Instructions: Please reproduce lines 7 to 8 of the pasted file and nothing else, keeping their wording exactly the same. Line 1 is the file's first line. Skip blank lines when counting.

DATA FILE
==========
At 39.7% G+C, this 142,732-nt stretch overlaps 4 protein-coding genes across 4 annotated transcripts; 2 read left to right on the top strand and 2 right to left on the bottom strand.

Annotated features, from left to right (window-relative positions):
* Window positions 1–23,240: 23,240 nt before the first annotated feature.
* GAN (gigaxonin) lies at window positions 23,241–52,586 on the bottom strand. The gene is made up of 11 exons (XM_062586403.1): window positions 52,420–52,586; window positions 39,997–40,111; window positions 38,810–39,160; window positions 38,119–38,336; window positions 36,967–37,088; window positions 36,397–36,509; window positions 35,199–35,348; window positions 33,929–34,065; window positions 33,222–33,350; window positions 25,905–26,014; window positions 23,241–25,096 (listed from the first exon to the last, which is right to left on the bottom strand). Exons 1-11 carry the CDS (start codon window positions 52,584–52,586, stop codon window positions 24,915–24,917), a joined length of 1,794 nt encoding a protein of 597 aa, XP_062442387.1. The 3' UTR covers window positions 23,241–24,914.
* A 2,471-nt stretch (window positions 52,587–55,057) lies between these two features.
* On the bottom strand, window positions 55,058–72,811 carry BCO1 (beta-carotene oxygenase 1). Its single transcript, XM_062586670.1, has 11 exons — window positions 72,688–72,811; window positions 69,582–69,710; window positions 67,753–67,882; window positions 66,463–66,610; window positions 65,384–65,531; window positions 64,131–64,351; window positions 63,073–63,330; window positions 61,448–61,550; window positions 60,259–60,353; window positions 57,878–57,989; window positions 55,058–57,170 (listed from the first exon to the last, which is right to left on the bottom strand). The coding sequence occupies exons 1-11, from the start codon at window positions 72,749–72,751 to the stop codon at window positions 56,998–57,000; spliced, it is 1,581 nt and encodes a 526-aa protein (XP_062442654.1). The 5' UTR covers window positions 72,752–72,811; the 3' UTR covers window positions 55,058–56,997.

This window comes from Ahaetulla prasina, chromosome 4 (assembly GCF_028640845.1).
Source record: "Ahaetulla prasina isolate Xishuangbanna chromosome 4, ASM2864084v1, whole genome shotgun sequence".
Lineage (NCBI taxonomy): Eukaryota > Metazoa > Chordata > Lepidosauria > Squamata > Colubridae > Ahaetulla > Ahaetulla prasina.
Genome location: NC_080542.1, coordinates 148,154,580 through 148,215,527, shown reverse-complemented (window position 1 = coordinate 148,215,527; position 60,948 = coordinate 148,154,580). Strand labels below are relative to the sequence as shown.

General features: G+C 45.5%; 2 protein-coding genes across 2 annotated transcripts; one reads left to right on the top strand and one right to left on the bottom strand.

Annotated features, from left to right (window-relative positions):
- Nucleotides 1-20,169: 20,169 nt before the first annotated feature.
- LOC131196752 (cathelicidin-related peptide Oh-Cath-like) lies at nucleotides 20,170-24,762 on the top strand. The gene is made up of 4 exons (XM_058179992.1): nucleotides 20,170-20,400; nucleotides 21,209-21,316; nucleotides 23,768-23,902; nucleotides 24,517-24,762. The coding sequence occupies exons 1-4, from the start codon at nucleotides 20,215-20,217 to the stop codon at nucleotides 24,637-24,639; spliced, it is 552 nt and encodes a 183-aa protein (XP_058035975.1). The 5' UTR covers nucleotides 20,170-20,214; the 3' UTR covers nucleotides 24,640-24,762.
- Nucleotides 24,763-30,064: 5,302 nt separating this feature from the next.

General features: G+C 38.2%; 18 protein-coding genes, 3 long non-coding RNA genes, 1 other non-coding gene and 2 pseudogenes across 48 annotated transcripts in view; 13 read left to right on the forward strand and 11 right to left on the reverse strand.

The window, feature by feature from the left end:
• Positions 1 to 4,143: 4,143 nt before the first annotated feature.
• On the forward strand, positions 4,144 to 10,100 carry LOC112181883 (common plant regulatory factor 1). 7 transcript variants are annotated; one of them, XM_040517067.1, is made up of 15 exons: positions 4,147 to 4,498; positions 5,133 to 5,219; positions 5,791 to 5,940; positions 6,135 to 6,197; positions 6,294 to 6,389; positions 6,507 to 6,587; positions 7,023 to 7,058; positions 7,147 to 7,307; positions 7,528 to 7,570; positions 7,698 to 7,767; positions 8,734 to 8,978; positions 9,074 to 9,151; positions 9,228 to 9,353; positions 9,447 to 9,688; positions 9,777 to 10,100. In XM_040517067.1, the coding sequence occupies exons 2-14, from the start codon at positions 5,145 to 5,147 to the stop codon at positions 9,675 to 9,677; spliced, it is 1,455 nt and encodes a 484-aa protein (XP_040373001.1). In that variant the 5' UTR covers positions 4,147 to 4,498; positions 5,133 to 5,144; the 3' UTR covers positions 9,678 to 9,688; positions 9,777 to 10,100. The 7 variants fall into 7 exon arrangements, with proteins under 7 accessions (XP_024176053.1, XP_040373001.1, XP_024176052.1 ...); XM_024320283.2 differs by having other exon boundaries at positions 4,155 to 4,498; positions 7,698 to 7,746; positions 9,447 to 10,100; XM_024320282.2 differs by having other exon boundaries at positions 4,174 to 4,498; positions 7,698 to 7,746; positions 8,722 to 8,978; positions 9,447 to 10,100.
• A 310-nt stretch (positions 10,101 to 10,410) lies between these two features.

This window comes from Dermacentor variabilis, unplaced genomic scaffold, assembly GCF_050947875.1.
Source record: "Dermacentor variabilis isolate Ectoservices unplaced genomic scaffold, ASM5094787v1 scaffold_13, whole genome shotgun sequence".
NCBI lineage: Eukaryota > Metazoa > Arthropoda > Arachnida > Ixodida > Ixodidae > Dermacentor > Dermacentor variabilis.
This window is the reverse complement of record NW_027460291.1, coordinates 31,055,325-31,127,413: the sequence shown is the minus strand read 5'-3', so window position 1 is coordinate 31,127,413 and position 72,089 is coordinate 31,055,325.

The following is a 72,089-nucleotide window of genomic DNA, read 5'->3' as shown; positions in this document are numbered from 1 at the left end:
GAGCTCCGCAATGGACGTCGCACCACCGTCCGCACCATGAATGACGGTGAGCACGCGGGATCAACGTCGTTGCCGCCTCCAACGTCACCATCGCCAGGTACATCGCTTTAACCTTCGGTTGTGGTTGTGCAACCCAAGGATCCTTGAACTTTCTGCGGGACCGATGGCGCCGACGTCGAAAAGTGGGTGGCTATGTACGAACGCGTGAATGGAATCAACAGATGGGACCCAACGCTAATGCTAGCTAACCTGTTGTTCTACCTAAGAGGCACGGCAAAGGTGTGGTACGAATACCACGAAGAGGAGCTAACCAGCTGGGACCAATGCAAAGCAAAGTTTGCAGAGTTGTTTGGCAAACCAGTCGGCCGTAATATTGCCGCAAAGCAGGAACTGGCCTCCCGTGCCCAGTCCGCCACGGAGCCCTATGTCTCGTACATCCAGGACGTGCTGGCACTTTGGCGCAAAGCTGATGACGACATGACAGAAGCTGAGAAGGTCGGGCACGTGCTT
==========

This window comes from Ahaetulla prasina, chromosome 4 (assembly GCF_028640845.1).
Source record: "Ahaetulla prasina isolate Xishuangbanna chromosome 4, ASM2864084v1, whole genome shotgun sequence".